A few years ago while living in Vancouver we returned to our basement apartment from a day’s shopping. After about 5 minutes we felt our throats were very scratchy and our eyes were burning and we couldn’t really work out why. There was no obvious odour in the apartment although it was perhaps colder than usual. We opened the outside door and all the windows and ventilated the place for an hour or so. A few hours later, our neighbour came back. Both apartments shared the same outside door and hallway. He looked a bit sheepish as he explained that he’d been camping and while unpacking his backpack had let off a can of bear spray.
Bear spray is an aerosol form of Oleoresin Capsicum which is an oily residue from chili peppers, preferably hot ones. It contains compounds like capsaicin, the substance in chili peppers that burns. Bear spray affects the bears in much the same way we were affected but hopefully to greater effect if sprayed into the face. Pepper sprays are similar in nature using oleoresin capsicum and may be called OC sprays. They are supposedly non-lethal weapons and may be used in crowd control in some countries but are illegal in others. They are related to tear gasses which make use of lachrymators (chemicals that cause tearing). OC spray may cause tearing amongst other effects. All are technically chemical weapons so consider that the next time you need bear spray for a camping trip.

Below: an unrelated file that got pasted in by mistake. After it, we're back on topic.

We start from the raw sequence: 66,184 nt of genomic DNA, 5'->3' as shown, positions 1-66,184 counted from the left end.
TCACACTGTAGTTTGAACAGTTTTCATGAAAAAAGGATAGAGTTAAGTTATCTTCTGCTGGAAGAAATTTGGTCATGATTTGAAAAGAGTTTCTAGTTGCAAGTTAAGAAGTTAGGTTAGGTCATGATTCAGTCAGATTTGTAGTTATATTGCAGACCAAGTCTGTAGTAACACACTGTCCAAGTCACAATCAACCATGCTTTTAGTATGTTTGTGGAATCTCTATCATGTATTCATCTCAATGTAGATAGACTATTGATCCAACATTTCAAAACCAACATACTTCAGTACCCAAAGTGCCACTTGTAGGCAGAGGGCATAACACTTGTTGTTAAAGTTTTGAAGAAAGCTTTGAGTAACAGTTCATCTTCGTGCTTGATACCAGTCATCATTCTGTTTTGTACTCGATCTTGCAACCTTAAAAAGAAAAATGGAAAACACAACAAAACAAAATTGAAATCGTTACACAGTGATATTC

What Am I this week was indeed a form of pepper spray – bear or OC spray, take your pick. The large organic molecules are capsaicin and derivatives, propylene glycol as an emulsifier and water as a base.
Capsaicin has other uses and may be used medically as a topical ointment. For example some of the LaKota products use capsaicin. These products may be used for relief of pain from arthritis and other conditions. Not bad going for a substance that is usually a major irritation to people preparing chilli peppers for dinner.